R.7(2) lists the exceptions to the prohibition on gathering as follows:-
(a) all the persons in the gathering are members of the same household;
(b) the person is attending a funeral, as—
(i) a member of the deceased person’s household,
(ii) a close family member of the deceased person, or
(iii) if no-one within paragraph (i) or (ii) is attending, a friend of the deceased person;
(c) the person concerned is an elite athlete, the coach of an elite athlete, or (in the case of an elite athlete under the age of 18), the parent of an elite athlete, and the gathering is necessary for training or competition;
(d) the gathering is reasonably necessary—
(i) for work purposes, or for the provision of voluntary or charitable services;
(ii) to facilitate a house move;
(iii) to provide care or assistance to a vulnerable person, including relevant personal care within the meaning of paragraph 7(3B) of Schedule 4 to the Safeguarding of Vulnerable Groups Act 2006;
(iv) to provide emergency assistance;
(v) for the purposes of early years childcare provided by a person registered on the Early Years Register under Part 3 of the Childcare Act 2006;
(vi) to enable one or more persons in the gathering to avoid injury or illness or to escape a risk of harm;
(vii) to continue existing arrangements for access to, and contact between, parents and children where the children do not live in the same household as their parents, or one of their parents;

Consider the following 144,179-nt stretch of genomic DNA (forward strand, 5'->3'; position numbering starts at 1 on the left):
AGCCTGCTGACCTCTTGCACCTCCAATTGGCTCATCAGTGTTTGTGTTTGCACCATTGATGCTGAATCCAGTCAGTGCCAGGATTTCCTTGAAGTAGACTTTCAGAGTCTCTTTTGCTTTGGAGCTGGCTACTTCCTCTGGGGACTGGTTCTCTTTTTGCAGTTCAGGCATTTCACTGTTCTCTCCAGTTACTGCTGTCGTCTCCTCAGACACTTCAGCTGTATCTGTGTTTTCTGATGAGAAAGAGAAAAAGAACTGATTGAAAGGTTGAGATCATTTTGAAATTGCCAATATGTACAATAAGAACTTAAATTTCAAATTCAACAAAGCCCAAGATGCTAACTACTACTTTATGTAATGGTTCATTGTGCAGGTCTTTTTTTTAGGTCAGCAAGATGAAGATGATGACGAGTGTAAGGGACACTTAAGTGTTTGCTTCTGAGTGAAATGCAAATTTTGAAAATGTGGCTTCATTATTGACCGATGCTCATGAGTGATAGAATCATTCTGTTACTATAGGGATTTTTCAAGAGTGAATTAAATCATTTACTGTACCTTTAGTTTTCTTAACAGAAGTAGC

(e) the person concerned is fulfilling a legal obligation or participating in legal proceedings;
(f) the gathering takes place at an educational facility and is reasonably necessary for the purposes of education.
R. 7(3) defines a gathering and space indoors for the purposes of the Regulations as:-
(a) subject to sub-paragraph (b), when two or more people are present together in the same place intending to engage in social interaction with each other, or to undertake any other activity with each other;
(b) a space is indoors if it would be considered to be enclosed or substantially enclosed for the purposes of section 2 of the Health Act 2006 under the Smoke Free (Premises and Enforcement) Regulations 2006 .
R. 7(2) is amended so that the restrictions on gatherings in R. 7(1) do not apply:-
- to members of two households which are linked households in relation to each other (R. 7(2)(a);
- where the person concerned is attending a person giving birth (“M”) at Ms request (R. 7(2)(g)
- where the person (P) is visiting a person they reasonably believe is dying (D) and P is
- a member of Ds household
- a close family member of F
- a friend of D, or
- where there is no-one failing in the previous paragraphs is visiting D, any other person. (R. 7(2)(h)
- the person concerned (P) is visiting a person (V) receiving treatment in hospital or staying in a hospice or care home or is accompanying V to a medical appointment and P is
- a member of Vs household;
- a close family member of V; or
- a friend of V (R. 7(2)(i).
A care home has the meaning given in Section 3 of the Care Standards Act 2000.
A new R. 7A defines linked households as follows:-
- Where a household comprises one adult, or one adult and one or more persons who are under the age of 18 on 12th June 2020 (“the first household”), the adult may choose to be linked with one other household (“the second household”), provided that—
- the second household is not linked with any other household; and
- all the adult members of the second household agree.
- There is no limit on the number of adults or children which may be in the second household.
- The first and second households are “linked households” in relation to each other.